Shengda Economics, Trade and Management College of Zhengzhou

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ZhengZhou Shengda University Of Economics, Business & Management
School main entrance.jpg
Motto勤俭朴实、自力更生 (Simplified Chinese)
Motto in English
Be thrift, be simple, be independent
Established1994 (2011 independent from Zhengzhou University)
Founder王广亚 (Wang Guangya)
Academic staff
10 foreign teachers (2017)
Students>20,000 [1]
Campus interior

ZhengZhou Shengda University Of Economics, Business & Management (simplified Chinese: 郑州升达经贸管理学院; traditional Chinese: 鄭州昇達經貿管理學院; pinyin: Zhèngzhōu Shēngdá Jīngmào Guǎnlǐ Xuéyuàn) is a private college located just outside Zhengzhou, Henan, China. The current campus is also called "ZhengZhou Shengda University Of Economics, Business & Management", and is intended to be a part of an eventual Shengda University. As of 2012, enrollment has surpassed 15,000 students.

The college was founded in 1994, through a partnership between the Taipei Guangxing Culture and Education Fund and Zhengzhou University, a national-level public university in Zhengzhou. Under the late-1990s program to expand higher education in China, regulations required new colleges had to find "mother schools" to supervise them.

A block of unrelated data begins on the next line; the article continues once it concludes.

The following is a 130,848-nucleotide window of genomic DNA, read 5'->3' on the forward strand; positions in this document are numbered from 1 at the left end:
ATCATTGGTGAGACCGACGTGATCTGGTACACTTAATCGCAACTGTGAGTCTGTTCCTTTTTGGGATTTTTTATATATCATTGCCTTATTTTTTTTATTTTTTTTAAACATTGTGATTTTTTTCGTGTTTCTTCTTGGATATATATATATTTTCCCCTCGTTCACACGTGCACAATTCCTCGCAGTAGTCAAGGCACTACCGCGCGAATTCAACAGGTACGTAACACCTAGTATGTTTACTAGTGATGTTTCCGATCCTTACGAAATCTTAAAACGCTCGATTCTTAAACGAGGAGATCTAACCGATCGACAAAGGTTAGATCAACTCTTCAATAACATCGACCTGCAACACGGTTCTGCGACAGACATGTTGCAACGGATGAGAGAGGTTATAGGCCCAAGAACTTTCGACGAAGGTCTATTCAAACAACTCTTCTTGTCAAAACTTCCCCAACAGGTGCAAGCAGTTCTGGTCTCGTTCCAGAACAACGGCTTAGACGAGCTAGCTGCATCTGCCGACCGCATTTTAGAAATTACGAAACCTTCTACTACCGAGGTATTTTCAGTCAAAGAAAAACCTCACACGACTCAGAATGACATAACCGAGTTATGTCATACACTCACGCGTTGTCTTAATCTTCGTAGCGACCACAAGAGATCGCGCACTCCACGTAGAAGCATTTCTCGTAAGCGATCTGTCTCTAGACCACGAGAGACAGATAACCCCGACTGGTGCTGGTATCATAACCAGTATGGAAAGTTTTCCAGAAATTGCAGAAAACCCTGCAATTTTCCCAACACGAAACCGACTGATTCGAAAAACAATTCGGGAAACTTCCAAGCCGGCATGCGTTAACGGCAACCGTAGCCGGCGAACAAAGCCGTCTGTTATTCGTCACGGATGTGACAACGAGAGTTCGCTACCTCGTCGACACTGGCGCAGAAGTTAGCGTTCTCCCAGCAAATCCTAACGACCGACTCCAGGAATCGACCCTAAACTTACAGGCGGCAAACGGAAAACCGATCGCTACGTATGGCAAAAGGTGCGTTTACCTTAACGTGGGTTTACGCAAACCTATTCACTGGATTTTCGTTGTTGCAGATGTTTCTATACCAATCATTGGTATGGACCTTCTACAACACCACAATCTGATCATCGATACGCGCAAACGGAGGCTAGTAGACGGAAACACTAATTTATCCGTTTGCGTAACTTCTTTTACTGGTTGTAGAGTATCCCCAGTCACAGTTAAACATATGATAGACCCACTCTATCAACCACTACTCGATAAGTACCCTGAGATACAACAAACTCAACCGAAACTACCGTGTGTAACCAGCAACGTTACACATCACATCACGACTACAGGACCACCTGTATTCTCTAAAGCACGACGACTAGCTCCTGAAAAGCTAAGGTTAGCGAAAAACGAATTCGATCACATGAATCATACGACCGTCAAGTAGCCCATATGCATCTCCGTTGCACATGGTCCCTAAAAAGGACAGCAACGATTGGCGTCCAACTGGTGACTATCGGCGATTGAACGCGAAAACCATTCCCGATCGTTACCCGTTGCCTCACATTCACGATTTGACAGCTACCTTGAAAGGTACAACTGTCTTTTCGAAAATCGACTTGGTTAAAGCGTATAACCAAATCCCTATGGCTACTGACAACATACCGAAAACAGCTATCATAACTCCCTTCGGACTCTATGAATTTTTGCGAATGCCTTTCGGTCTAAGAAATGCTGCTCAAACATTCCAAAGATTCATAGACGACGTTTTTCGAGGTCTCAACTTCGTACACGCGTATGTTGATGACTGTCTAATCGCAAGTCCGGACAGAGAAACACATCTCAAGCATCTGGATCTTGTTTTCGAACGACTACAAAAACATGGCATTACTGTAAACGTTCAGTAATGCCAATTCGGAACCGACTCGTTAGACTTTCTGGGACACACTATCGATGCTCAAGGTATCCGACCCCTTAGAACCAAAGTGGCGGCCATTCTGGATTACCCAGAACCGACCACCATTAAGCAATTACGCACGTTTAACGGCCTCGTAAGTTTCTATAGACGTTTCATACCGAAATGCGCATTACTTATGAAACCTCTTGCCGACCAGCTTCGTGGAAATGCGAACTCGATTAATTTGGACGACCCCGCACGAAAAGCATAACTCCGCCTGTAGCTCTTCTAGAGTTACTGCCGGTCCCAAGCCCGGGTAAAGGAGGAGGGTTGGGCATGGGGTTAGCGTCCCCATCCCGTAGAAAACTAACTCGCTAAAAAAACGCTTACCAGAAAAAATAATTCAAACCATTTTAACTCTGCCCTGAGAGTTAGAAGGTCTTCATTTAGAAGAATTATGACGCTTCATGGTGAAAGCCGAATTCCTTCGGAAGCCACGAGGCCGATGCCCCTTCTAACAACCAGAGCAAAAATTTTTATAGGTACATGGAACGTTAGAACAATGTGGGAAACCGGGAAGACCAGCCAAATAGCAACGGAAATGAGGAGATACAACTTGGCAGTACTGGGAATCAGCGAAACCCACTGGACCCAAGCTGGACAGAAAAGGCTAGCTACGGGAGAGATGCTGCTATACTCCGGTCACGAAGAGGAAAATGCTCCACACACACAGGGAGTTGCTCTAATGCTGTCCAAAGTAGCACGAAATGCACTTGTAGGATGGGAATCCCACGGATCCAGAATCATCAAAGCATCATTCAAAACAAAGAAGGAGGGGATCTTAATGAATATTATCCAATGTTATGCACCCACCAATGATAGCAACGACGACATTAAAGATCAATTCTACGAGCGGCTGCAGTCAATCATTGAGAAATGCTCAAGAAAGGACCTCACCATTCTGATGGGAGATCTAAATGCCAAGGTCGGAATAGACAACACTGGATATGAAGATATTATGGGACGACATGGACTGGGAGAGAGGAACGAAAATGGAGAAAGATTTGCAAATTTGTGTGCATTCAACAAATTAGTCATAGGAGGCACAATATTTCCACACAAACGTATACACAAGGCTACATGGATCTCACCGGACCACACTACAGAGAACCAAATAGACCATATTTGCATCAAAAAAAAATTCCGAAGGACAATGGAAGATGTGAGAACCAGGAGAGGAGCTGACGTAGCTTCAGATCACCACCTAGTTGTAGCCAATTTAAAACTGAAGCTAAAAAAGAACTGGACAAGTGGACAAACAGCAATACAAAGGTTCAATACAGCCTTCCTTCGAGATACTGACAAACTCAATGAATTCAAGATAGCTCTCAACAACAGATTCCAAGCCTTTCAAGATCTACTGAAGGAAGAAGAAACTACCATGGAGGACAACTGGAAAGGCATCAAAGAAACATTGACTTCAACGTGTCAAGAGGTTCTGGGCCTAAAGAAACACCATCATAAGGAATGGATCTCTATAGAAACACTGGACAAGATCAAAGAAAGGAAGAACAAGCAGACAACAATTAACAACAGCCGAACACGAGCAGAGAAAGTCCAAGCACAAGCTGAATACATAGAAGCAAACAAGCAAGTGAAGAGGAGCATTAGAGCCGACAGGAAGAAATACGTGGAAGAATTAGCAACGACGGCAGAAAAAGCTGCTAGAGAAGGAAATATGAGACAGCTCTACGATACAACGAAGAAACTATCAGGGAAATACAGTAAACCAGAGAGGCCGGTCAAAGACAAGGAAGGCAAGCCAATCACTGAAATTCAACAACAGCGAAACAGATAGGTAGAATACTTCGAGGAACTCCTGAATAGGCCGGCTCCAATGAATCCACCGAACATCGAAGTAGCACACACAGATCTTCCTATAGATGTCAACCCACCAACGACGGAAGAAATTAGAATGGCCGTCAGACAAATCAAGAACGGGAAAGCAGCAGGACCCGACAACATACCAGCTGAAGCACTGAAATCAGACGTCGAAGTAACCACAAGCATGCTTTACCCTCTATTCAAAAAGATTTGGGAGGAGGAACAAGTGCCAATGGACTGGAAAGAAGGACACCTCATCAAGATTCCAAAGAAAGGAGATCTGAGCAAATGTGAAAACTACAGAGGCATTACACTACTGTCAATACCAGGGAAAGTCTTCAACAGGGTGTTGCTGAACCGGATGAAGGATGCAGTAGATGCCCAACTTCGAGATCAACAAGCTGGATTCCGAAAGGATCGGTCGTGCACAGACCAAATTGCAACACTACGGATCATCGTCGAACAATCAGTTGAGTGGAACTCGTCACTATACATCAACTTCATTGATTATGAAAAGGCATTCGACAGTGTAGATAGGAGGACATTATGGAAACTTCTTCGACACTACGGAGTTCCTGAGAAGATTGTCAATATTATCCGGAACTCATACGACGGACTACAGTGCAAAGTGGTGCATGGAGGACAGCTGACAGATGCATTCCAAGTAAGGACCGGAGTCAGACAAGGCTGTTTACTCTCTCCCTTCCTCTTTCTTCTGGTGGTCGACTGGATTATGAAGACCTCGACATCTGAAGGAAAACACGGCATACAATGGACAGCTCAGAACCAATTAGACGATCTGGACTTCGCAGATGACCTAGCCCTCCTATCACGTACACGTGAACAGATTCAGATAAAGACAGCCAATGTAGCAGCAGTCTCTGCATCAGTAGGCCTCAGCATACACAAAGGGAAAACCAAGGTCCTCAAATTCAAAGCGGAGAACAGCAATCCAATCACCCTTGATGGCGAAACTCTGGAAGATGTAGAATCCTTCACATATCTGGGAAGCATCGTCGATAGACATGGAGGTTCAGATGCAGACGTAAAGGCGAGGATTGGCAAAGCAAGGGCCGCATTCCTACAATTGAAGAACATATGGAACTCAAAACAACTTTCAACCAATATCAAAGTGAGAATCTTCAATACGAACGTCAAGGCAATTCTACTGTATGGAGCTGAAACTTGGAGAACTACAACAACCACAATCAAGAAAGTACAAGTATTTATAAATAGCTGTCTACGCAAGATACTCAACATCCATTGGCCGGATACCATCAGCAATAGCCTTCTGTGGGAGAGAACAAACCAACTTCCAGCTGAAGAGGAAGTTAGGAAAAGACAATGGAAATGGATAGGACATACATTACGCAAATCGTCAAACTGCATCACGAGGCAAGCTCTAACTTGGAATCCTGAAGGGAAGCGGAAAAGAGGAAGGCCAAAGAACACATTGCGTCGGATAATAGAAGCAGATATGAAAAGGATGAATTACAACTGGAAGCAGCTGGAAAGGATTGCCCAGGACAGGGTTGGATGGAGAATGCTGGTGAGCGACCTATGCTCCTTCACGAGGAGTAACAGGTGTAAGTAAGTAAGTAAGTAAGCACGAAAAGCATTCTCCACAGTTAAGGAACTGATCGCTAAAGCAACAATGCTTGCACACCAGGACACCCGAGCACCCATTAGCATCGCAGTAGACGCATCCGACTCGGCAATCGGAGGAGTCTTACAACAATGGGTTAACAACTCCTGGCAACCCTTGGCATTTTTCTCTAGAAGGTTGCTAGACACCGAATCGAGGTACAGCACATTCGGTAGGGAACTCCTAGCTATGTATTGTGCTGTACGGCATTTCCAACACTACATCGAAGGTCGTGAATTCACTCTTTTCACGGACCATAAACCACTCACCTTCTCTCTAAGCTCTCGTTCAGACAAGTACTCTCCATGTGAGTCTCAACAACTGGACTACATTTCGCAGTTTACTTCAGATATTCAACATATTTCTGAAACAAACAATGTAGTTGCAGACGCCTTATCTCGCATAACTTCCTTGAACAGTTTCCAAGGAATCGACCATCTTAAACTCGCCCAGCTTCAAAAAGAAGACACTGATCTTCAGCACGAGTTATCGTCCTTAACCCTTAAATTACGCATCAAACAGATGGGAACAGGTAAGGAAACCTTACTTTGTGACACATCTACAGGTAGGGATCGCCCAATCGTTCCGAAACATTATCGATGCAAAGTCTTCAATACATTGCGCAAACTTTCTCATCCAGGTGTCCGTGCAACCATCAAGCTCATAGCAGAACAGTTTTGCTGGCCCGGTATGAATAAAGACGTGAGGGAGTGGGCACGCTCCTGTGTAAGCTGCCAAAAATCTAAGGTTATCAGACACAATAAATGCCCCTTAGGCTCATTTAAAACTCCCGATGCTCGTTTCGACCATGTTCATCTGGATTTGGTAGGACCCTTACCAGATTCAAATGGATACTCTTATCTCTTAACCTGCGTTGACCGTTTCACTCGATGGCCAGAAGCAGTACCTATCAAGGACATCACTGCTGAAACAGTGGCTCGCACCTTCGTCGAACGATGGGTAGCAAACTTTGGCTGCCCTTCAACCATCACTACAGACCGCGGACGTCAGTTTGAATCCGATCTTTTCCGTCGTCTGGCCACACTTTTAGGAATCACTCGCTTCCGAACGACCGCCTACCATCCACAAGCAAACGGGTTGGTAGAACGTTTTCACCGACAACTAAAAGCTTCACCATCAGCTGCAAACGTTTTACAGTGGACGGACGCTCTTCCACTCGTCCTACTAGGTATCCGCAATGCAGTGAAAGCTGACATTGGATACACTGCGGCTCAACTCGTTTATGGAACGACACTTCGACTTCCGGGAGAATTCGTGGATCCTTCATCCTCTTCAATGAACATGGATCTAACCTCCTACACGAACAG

Shengda College garnered international attention, when riots broke out among students on June 16, 2006.[2] Students of the private college had been led to believe that their diplomas would read "Zhengzhou University", a respected public institution, without mention of Shengda. Students of Shengda, often unable to gain entry to Zhengzhou University, were willing to pay tuition of US$2500 per year as opposed to $500 for the public university under the promise of a diploma that only mentioned the parent university. However, regulations instituted in 2003 forced the school to include its own name and the diplomas received by the class of 2006 read "Zhengzhou University - Shengda Economic, Trade and Management College".[2] The reaction was one of the larger and more prolonged violent student demonstrations since the Tiananmen Square protests of 1989.[2] As a result of the riot, the headmaster of the school resigned. The student reaction follows the steep rise in China of college graduates and tightening of the job market in the liberalizing economy.[2]


  1. ^ Shengda Foreign Affairs Office
  2. ^ a b c d Joseph Kahn, Rioting in China Over Label on College Diplomas, The New York Times, June 22, 2006, Accessed January 8, 2008.

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